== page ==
Friday, February 18, 2005

RANCHING IS ANIMAL ABUSE

In the United States alone, ranchers can legally access 260 million acres of public lands, most of which have been ruined by over 120 years of grazing. Ranching has the distasteful distinction of ruining more wildlife habitat and native vegetation than any other land use. It seems that wherever wild animals are abused - whether it be for sport or profit - nature is abused.

Ranchers live in a world of self-imposed violence against animals. American ranchers continually shoot, trap, poison or persecute the following wild animals: coyotes, prairie dogs, mountain lions, bobcats, golden eagles, bighorn sheep, bison, wild horses, burros, jackrabbits and even ravens. Most are killed simply for sport. And don't forget roping, dragging, branding and castrating helpless calves. It appears that animal cruelty is a preferred lifestyle for some people. Ranching people are hunters and like hunters they share a notion that animals must be "controlled," which is part of their addictive thinking process. So-called "wildlife management" and ranching share the same goal of using animals as resources that must be managed or controlled.

We've all heard the tired stories about coyotes killing livestock and prairie dogs invading ranches and how they must be "controlled." Every animal killer has used similar, worn-out rationales, resulting in untold misery for countless animals.

Ranchers and hunters underestimate the intelligence of people who are not animal killers. We know that ranchers and hunters kill animals for fun and they have disdain for animals they consider "vermin" which include prairie dogs, and they also hate "varmints" which include coyotes. I have also read that hunters and ranchers can and will shoot stray dogs and cats, which contradicts any fanciful notion of hunters respecting animals.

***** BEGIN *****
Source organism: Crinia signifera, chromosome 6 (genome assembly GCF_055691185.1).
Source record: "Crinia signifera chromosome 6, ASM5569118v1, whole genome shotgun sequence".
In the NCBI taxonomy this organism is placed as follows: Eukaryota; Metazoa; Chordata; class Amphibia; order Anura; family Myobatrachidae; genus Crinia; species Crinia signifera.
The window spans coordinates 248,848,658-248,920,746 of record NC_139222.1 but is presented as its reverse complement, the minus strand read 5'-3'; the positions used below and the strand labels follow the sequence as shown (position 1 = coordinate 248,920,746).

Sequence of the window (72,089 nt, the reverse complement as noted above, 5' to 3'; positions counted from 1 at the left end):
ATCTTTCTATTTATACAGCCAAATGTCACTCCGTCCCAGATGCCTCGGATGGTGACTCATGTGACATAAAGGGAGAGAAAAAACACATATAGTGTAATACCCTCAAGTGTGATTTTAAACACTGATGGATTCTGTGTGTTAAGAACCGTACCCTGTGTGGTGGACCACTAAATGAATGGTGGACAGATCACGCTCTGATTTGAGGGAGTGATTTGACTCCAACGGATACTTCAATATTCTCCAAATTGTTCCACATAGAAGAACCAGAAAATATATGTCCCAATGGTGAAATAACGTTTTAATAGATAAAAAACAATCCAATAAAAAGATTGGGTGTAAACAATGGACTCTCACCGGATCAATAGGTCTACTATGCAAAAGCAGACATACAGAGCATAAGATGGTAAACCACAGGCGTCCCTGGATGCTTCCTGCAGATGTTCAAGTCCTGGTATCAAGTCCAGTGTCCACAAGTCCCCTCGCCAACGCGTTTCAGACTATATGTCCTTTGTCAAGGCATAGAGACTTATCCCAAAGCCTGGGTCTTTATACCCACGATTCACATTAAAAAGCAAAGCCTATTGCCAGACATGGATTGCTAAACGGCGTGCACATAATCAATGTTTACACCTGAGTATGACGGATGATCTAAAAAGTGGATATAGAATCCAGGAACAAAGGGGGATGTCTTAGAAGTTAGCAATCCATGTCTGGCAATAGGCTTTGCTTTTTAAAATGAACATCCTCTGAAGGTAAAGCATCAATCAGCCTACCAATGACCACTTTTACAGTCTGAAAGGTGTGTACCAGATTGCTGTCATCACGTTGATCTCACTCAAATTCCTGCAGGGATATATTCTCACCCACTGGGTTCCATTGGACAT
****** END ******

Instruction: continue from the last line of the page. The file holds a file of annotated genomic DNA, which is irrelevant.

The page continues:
Many people, including myself, would sell the family ranch instead of killing innocent animals who have as much right to live as I do. Or, better yet, we'd choose not to live on a ranch in the first place. Perhaps we'd build a fence, but we definitely would NOT shoot animals!

The well-known writer and environmentalist Edward Abbey could effortlessly summarize ranching abuses: "The rancher (with a few notable exceptions) is a man who strings wire all over the range, drills wells and bulldozes stockponds; drives off elk and antelope and bighorn sheep; poisons coyotes and prairie dogs; shoots eagles, bears and cougars on sight; supplants the native grasses with tumbleweed, snakeweed, povertyweed, cowshit, anthills, mud, dust and flies. And then leans back and grins at the TV cameras and talks about how much he loves the American West. Cowboys also are greatly overrated.

Do cowboys work hard? Sometimes. But most ranchers don't work very hard. They have a lot of leisure time for politics and bellyaching (which is why most state legislatures are occupied and dominated by cattlemen.) Anytime you go to a small Western town you'll find them at the nearest drugstore, sitting around all morning drinking coffee, talking about their tax breaks."

Edward Abbey continues: "All I want to do is get their cows off our property. I despise arrogance and brutality and bullies. So let me close with some nice remarks about cowboys and cattle ranchers.They are a mixed lot, like the rest of us. As individuals, they range from the bad to the ordinary to the good. Let those cowboys and ranchers find some harder way of making a living, like the restof us do. There's no good reason we should subsidize them forever. They've had their free ride. It's time they learned to support themselves."

Howard Lyman, the mad cowboy turned vegetarian, wrote: "At eight or nine I began milking cows and branding calves. At ten I learned how to castrate calves. Dick and I liked to grab a couple of twenty-two caliber rifles and shoot anything that moved, and a few things that didn't. We shot deer and elk, which we skinned and ate. We shot all kinds of birds: sparrows, crows, magpies, killdeer, curlews, partridge.

When we had an infestation of gophers, we shot a THOUSAND IN ONE DAY . . . After all the tons of herbicides and pesticides and chemical fertilizer I'd poured into it, the soil looked more like asbestos . . . The trees on and around the farm were dying . . . The birds were gone."
- By Scott Palczak